Life upon the globe is a phase, quite accidental, tending as far as we know to no permanent end, of no sort of use, except in producing a pleasant titillation now and then on the nerves of this or that wayfarer on this weary and purposeless journeywhich like a treadmill starts nowhere and goes nowhere, and whose machinery produces nothing at all. There is no good in life but its occasional plea-sures; these are mostly delusive, and as like as not will soon utterly pass away.

Let us now turn to theism. The capital principle of this is, that nature is absolutely conformed to an end; or in other words, that there is reason in the nature of things. Now from what has been said before it follows that so far as we attain true culture so far will the sum of all our impulses come to the love of reason as it necessarily is, and therefore so far as we are as we ought to be so far are we perfectly gratified by what according to the nature of things, takes place; which is another way of saying that whatever is is best. Now this is not only a consolation; it is the very sum, quintessence and acme of all consolation. That happens which so far as our own nature is developed, so far as we truly know our own mind, is what delights us most.

Whatever palliatives to the ills of life can be applied by the sceptic are also at the command of the theist and in addition the only true consolation.

I know very well that a great many theists are nearer pessimists than optimists but they are unsound and inconsistent. To say, however, that whatever is is best is not to deny the existence of evil, but

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only to maintain that if any event is bad in one way it more than counterbalances for it by being good in another and higher way.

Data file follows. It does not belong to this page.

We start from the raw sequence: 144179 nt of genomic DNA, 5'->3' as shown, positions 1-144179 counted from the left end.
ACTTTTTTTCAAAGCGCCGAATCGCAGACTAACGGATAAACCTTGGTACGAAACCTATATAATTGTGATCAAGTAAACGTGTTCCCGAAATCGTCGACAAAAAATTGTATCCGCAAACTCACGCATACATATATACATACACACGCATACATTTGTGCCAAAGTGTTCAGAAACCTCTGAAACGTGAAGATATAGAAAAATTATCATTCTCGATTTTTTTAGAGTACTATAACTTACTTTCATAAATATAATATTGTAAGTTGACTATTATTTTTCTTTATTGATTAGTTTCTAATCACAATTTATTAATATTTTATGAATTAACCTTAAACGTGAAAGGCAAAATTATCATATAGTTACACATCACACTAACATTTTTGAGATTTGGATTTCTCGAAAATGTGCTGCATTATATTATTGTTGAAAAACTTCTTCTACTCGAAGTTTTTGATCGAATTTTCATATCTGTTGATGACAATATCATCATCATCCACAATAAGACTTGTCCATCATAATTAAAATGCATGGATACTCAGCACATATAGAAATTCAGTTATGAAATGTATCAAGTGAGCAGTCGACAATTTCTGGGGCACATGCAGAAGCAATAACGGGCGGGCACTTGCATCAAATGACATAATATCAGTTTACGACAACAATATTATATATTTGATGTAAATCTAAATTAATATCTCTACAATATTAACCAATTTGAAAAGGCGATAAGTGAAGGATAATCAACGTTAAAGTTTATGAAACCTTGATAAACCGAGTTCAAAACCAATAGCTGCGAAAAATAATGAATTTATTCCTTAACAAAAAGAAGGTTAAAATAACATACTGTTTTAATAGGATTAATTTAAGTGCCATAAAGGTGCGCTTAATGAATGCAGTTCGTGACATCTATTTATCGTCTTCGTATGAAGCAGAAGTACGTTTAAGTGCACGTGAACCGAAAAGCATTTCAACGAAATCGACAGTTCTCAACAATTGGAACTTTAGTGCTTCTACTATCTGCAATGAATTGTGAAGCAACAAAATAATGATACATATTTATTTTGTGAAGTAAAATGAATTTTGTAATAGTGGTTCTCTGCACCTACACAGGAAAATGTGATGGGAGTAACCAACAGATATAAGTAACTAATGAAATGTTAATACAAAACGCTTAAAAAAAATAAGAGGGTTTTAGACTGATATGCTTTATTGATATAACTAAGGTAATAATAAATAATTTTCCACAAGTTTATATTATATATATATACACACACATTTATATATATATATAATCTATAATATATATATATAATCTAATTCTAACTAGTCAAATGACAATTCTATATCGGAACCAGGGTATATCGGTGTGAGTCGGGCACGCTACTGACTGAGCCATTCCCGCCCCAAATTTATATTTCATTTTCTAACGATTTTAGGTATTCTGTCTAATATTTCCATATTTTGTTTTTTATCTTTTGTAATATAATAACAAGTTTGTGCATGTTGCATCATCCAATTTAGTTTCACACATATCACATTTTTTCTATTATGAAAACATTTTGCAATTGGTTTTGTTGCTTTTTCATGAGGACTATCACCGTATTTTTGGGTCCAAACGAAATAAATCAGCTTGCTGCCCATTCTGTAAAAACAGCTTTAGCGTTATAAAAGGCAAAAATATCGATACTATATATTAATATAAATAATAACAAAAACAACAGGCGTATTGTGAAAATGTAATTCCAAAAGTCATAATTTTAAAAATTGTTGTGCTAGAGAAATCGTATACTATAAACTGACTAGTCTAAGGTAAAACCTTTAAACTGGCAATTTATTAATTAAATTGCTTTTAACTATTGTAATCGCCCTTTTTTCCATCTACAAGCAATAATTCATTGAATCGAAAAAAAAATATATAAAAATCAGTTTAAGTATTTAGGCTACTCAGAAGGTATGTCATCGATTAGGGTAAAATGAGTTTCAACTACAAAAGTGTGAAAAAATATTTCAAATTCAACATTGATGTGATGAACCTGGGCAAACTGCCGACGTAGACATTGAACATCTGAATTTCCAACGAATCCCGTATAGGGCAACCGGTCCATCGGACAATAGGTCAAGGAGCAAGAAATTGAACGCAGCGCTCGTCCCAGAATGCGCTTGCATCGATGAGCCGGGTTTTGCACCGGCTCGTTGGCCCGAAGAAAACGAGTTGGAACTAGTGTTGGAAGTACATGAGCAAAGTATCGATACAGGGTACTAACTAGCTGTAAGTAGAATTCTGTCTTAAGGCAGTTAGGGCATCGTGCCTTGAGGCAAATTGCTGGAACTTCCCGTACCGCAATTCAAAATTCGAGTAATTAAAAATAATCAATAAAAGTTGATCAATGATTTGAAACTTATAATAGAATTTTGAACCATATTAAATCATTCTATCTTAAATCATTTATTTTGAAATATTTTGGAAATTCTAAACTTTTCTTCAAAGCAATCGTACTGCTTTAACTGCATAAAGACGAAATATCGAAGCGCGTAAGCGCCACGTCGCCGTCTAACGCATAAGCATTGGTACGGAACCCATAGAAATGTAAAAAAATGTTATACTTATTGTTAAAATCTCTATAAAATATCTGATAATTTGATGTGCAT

Positivists are in the habit of considering positivism and metaphysics as opposed species of philosophy. Now to maintain that the conclusions of metaphysics are as yet very certain would be enthusiastic enough in view of the differences of opinion among metaphysicians. These differences have been growing less and less from one centur y to another, owing to a gradual clearing up of conceptions. But the whole effective result of metaphysical research hitherto may be described in saying that certain indistinct conceptions have been made distinct. Every great branch of science has once been in the state in which metaphysics is now, that is when its fundamental conceptions were vague and consequently its doctrines utterly unsettled; and there is no reason whatever to despair of metaphysics eventually becoming a real science like the rest; but at present that is not the case. Now the positivist may define metaphysics, as he pleases, but if he deals with conceptions which are indistinct in his mind, he is for all purposes of certainty in the same condition as the metaphysician. That is precisely what he does do in maintaining that we can have no knowledge of any reality except single impressions of sense and their sensible relations. The question what is reality has a great pertinency here. Suppose we say it is that which is independently of our belief and which could be properly inferred by the most thorough discussion of the sum of all impressions of sense whatever. If that is what the positivist means by reality (and since he does not tell us we must guess for ourselves), then he ought to be not a sceptic but an atheist, for that which we cannot possibly be in a state to infer, is not then a reality at all. And, indeed, I should be glad to know what the positivist does mean by an existence which cannot possibly be known. Such an existence must be utterly cut off from everything knowa ble, for if it was in any way manifested, if it anyhow effected anything knowable, that would be some slight reason for inferring it to be. I can attach no idea to such a reality and I have not been able to find a positivist or other person who could explain it and this confirms me in the opinion that the above definition really expresses what men mean by reality.